See: http://en.wikipedia.org/wiki/SS_Great_Britain

2) The Antikythera Mechanism

Now recognised as a fully working mechanical computer built c. 200 BC. Archaeologists have custody, didn't know what it was, and got nowhere with it. But engineers have taken detailed X-rays of the mechanism using a technique called linear tomography. The original is just too far gone to restore, but working replicas have been made.

Image


See: http://www.world-mysteries.com/sar_4.htm
and: http://en.wikipedia.org/wiki/Antikythera_mechanism

3) Silbury, Avebury and Stonehenge

Not generally recognised as purposeful engineering of any kind. Barely and grudgingly recognised as astro-science of any kind. English Heritage has custody. It's all a mystery to them.

I did once suggest to EH that Silbury should be restored to its original condition.

Image

They must have been struck dumb with shock (or thought I was taking the piss) because I never got a reply. If you do poke them hard enough, they will produce stock phrases like "Splendid isolation" and "ritual objects". Intellectual tumbleweed.
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Re: Heavens' Henge

Postby Boreades » 9:48 pm

The mystery of who created the Antikythera mechanism somehow strikes deep. It breaks all the rules yet is tangible proof that that Greeks were masters of astro-technology.

According to http://www.world-mysteries.com/sar_4.htm

Cicero, writing in the first century BC, mentions an instrument “recently constructed by our friend Poseidonius, which at each revolution reproduces the same motions of the sun, the moon and the five planets.” Archimedes is also said to have made a small planetarium, and two such devices were said to have been rescued from Syracuse when it fell in 212BC.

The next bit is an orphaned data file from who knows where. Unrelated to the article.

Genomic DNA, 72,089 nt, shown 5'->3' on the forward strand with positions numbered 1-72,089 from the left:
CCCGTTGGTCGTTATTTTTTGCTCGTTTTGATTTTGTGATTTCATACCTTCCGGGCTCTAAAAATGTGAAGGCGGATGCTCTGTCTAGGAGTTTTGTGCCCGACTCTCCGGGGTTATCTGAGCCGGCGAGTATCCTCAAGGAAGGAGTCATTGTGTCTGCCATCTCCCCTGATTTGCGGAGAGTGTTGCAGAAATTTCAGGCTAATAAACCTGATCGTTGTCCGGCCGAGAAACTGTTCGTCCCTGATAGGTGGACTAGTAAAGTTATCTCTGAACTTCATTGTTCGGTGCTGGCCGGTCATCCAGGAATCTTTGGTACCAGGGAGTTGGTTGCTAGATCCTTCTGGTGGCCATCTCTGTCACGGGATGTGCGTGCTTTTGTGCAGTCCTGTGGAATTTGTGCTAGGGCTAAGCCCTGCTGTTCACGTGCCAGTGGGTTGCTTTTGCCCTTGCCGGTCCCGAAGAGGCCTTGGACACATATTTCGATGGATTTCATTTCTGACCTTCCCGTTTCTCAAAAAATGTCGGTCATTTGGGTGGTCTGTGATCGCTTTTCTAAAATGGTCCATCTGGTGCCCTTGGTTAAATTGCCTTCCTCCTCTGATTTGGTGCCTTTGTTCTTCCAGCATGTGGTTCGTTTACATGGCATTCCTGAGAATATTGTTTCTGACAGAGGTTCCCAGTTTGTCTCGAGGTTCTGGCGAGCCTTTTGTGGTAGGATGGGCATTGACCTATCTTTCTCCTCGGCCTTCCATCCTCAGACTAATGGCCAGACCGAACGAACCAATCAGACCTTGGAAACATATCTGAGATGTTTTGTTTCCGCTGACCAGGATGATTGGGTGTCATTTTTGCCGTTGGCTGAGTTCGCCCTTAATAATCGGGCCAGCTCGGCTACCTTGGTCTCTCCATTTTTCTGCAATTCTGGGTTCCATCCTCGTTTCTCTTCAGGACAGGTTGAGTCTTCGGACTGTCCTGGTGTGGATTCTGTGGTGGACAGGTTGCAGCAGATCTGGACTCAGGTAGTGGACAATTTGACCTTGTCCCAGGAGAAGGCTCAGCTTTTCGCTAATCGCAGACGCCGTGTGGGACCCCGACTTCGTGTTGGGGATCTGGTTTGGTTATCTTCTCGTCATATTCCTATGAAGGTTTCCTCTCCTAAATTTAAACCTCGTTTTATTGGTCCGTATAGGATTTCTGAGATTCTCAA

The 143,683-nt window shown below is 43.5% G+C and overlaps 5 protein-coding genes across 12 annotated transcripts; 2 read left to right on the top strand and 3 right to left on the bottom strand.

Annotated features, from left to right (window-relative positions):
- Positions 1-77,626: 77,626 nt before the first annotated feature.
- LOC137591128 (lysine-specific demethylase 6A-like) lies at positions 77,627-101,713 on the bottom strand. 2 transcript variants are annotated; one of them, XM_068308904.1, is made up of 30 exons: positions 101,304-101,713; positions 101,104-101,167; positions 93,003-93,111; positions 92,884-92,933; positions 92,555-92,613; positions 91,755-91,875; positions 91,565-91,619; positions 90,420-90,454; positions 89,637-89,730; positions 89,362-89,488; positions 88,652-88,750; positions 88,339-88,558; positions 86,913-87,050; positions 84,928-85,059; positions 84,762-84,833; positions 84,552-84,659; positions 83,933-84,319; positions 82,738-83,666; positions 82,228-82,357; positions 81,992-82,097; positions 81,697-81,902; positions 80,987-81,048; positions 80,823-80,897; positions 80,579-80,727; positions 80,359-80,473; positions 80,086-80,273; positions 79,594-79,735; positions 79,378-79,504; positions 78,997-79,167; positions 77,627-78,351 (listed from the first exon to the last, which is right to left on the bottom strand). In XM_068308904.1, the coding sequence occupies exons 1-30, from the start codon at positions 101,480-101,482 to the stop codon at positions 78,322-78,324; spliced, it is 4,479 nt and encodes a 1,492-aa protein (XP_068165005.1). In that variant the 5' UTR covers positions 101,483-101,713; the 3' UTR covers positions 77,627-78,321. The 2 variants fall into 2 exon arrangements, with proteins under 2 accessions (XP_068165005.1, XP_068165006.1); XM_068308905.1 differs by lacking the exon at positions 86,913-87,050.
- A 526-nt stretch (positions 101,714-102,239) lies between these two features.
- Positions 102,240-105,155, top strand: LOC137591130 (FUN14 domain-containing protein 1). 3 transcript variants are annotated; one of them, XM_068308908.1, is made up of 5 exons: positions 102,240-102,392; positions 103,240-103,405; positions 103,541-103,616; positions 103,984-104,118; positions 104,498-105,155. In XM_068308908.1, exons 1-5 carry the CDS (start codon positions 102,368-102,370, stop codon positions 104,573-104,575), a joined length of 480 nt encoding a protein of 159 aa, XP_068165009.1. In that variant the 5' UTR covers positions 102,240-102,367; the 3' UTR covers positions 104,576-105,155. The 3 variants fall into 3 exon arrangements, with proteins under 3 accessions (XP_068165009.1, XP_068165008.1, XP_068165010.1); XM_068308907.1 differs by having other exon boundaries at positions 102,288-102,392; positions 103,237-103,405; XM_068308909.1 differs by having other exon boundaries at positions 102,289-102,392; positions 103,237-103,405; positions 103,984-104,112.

Was Posidonius the creator of the Antikythera mechanism? Posidonius is a fascinating character, acclaimed as the greatest polymath of his age. Reportedly he had travelled as far as Gaul and knew of the Druids.

According to http://en.wikipedia.org/wiki/Posidonius

Posidonius calculated the Earth's circumference by reference to the position of the star Canopus. As explained by Cleomedes, Posidonius observed Canopus on but never above the horizon at Rhodes, while at Alexandria he saw it ascend as far as 7½ degrees above the horizon (the meridian arc between the latitude of the two locales is actually 5 degrees 14 minutes). Since he thought Rhodes was 5,000 stadia due north of Alexandria, and the difference in the star's elevation indicated the distance between the two locales was 1/48th of the circle, he multiplied 5,000 by 48 to arrive at a figure of 240,000 stadia for the circumference of the earth.

Due north is my emphasis.

Does this give us a clue why some megalithic sites seem to be on due north-south meridian?
To make it easier to compare ascensions of planets and stars, and calculate distances?
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Re: Heavens' Henge

Postby jon » 4:33 pm

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Re: Heavens' Henge

Postby Boreades » 5:58 pm

What direction does Newgrange face?

Just asking, in case this could be an Israeli Newgrange.
http://www.livescience.com/47835-massiv ... srael.html
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Re: Heavens' Henge

Postby jon » 11:43 am

Here's a link to the new music video about Stonehenge. Uses the ideas in "Stonehenge: Solving the Neolithic Universe"

http://www.megalithic.co.uk/modules.php?op=modload&name=Forum&file=viewtopic&topic=6452&forum=4

Sorry: I don't know how to embed code into this forum. It's by the singer JES